Short Story Competition 2022 School Years 8 to 10 Winner Phoebe Gatenby ‘Regrets’
We are all born to crave, to live with healthy addictions. It's one of the foundational pillars of creation. We biochemically need love, food, water, warmth, shelter, basic necessities, and if one is absent or in short supply, or worse, there is fear and damage. We need to meet those inborn biochemical requirements to avoid suffering. If the only way available is negative addictions -drugs, alcoholism or any other unhealthy habits ... then that is what will happen. Shame and guilt can't cure these things, only love in action mode can. And unfortunately, what she craved was love.
She really loved him.
She regrets never telling him how much she loved him and never giving him the love that he deserved.
She regrets never telling him that she loves his constant smile. The smile that shined like the sun, illuminating the room, casting away all the darkness lurking in the shadows. She always believed that the amount he smiled would be infuriating, but in the end, she realized she just couldn't get enough of it and the way it gave her that fuzzy feeling in her stomach, like a bunch of butterflies fluttering their wings. The way his smile could make any situation ok, and could make anyone who sees his smile, smile by default. It's what she craved.
She regrets never telling him how beautiful he was. The way his eyes looked like the eye of a storm, like crashing waves and blinding lighting. A combination of a multitude of blue, creating the most breathtaking color, a color which you could drown in but feel no pain, only at peace. And those freckles littered across his face, she could never get enough of them. The way they looked like a galaxy of stars scattered across his face, he always thought that they were ugly, but all she could ever see in those freckles was an infinite beautiful universe.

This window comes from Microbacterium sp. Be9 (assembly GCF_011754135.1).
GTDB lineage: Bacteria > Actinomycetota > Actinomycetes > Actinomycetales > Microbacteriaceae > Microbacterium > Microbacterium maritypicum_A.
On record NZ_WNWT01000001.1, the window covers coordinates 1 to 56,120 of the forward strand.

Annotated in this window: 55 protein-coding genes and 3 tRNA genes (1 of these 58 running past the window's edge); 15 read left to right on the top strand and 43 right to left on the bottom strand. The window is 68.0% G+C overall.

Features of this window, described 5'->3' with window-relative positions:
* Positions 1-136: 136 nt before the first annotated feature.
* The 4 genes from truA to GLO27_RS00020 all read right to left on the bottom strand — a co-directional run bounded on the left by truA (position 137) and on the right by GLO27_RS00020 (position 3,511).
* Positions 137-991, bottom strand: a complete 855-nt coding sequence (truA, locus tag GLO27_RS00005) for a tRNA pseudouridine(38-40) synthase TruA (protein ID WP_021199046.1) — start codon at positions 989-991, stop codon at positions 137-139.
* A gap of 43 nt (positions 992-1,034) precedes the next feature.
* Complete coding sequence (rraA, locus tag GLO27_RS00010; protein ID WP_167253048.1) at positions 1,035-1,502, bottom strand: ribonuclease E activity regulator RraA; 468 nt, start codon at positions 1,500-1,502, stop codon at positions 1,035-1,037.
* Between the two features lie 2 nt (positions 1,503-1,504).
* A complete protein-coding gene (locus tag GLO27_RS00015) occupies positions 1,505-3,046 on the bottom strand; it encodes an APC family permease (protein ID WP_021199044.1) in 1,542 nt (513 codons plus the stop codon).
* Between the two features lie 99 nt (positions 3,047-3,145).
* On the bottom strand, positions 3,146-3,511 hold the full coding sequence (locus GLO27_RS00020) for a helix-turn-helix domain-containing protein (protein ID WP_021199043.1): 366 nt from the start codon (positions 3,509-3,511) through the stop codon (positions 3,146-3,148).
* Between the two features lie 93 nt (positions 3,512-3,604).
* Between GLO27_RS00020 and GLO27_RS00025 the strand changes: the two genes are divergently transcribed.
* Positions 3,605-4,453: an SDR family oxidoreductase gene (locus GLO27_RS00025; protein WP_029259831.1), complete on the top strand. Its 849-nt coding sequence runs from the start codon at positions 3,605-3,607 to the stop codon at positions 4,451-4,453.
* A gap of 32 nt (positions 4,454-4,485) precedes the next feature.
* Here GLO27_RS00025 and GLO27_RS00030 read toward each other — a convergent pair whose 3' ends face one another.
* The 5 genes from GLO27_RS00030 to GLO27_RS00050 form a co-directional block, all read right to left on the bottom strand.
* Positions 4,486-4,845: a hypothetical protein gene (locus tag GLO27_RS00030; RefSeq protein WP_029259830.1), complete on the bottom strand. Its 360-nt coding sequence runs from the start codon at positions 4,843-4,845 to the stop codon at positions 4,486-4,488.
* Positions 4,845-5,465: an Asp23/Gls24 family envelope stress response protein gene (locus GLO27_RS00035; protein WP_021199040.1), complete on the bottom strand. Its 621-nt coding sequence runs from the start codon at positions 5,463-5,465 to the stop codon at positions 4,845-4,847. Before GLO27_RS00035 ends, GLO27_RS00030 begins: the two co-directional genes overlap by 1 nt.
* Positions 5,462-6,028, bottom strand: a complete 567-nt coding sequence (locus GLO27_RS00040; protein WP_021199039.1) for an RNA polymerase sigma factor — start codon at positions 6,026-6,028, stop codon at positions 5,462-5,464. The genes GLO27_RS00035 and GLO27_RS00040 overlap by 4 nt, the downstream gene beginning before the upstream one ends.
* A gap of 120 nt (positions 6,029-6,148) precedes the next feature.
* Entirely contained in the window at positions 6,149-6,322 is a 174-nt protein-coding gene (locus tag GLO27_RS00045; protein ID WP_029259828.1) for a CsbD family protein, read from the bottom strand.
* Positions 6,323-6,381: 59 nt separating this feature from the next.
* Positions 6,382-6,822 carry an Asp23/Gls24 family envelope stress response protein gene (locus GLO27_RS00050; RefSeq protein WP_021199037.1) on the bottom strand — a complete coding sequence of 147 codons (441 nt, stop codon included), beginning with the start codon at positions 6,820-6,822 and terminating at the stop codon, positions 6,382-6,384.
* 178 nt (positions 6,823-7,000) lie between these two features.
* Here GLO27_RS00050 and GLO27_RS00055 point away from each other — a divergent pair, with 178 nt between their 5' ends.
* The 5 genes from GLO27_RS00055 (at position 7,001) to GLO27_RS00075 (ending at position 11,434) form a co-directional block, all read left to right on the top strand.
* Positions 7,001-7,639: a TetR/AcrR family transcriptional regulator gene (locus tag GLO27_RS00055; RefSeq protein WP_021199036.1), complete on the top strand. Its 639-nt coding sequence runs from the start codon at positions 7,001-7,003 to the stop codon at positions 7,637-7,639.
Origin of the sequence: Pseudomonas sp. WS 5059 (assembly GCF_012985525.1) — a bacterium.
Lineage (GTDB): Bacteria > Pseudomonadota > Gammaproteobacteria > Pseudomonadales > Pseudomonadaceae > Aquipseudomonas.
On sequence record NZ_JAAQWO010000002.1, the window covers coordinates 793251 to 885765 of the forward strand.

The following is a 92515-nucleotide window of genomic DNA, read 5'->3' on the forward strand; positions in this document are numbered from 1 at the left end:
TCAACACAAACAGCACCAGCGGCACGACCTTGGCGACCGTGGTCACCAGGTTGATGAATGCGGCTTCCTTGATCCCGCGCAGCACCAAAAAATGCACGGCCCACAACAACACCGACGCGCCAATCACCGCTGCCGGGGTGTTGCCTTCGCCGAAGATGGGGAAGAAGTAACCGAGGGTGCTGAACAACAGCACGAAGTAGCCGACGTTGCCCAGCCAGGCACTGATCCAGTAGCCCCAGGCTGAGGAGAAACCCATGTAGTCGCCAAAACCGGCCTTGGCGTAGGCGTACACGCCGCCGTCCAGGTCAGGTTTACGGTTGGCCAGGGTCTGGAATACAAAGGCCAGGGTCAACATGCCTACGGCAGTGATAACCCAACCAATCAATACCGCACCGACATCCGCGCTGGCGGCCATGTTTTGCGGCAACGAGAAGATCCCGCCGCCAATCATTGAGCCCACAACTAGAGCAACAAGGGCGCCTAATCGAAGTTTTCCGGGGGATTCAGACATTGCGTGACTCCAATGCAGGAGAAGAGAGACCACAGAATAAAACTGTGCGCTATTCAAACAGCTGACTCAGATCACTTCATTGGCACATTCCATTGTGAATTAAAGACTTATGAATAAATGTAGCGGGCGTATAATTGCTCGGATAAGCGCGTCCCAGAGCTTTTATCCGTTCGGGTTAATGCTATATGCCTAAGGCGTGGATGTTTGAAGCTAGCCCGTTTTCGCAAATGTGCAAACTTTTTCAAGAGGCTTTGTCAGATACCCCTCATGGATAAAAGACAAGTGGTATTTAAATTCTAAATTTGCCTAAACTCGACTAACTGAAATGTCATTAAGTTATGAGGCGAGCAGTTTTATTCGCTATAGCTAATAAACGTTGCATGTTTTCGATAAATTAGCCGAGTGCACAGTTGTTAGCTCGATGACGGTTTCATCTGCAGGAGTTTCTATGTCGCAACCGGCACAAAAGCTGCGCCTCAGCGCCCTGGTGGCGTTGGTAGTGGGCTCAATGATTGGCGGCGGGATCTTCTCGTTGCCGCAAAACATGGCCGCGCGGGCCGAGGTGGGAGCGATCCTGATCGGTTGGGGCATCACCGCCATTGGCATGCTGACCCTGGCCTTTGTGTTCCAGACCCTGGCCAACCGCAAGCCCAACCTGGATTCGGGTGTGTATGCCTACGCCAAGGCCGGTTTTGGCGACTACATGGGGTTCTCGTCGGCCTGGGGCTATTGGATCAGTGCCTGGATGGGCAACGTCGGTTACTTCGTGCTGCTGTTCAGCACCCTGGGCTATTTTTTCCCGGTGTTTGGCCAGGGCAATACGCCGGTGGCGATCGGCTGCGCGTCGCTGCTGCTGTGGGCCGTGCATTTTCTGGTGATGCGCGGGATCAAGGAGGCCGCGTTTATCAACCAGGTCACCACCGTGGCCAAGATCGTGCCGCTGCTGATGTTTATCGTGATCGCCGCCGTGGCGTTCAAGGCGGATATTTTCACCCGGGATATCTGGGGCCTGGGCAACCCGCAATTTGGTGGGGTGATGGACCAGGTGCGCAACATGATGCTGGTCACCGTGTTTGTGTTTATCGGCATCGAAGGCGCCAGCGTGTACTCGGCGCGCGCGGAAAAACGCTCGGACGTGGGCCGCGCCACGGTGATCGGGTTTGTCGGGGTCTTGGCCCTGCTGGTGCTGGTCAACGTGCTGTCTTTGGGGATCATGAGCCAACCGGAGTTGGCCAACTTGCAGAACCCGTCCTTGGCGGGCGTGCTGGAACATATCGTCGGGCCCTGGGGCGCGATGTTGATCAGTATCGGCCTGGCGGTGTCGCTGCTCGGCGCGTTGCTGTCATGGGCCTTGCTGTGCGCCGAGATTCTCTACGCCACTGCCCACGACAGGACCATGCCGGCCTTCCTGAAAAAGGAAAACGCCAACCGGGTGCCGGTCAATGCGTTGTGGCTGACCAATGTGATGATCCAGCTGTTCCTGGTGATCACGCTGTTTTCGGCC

She regrets nevertelling him how much she loved the sound of his voice and the way he laughed. The voice that would never seem to stop prattling on, talking his head off about his passions, hopes and dreams. She always teased him about how silly they were, and the amount he talked, but it was all a lie, and she regrets nevertelling him that. And that laugh, she loved it so. She loved how contagious it was, and how it sounded as sweet as honey. How it always managed to lift her spirits, and the way it would echo around the room in an almost angelic manner. He was always embarrassed by his laugh, but she thought it was everything and would do nearly anything to hear it again.
She regrets not letting him know that she knew all his little habits, and how much she would always pick up any new ones. The way he went unnaturally quite when he was angry, or how his eyes always had this gloomy look, and he would bite his lip when he was sad. The way he would continuously run his fingers through his hair, leaving it in a tangled mess, or scratch his hands when something made him anxious. And the way his eyes would have this little twinkle every time he would see something he loved. That twinkle always used to be reserved for her, but now she must get used to seeing it gone.
She regrets all those things, but one thing she doesn't regret is spending nearly all her time with him. She doesn't regret dropping everything to help him. She doesn't regret staying up nearly all night to talk to him, which left her falling asleep in most of her classes the next day. She doesn't regret a lot of things, but there is more she regrets.
There is one thing that she regrets the most, and that is she regrets the fact she never got to say I love you one last time.
Winner: Phoebe Gatenby with Regrets. This account starts rather impersonally, itemizing our desires and needs. But this is only a prelude to an intimate confession of love. The speaker has lost the beloved person and now examines how she behaved towards him. She is full of regrets and the story is carefully structured so that the paragraphs all start with the ominous words, ‘She regrets...’
Briefly, she regrets not having commented on his winning smile, his beautiful eyes, his voice and laughter, his ‘little habits.’ When we are in love, small, seemingly unimportant things, mannerisms, quirks, even annoying habits, acquire a transcendental value and significance. This is apparent when the girl says she regrets not having commented on the way he ran his fingers through his hair.
Sadly and, predictably, as the story is full of regrets, the story looks back to a time when all she regrets now could have been expressed and enjoyed. But, engagingly, she doesn’t regret making the boy she loves the centre of her universe, even though she missed the opportunity of making a last confession of love. This is a moving, emotionally mature story, where regret is essentially an inescapable part of life.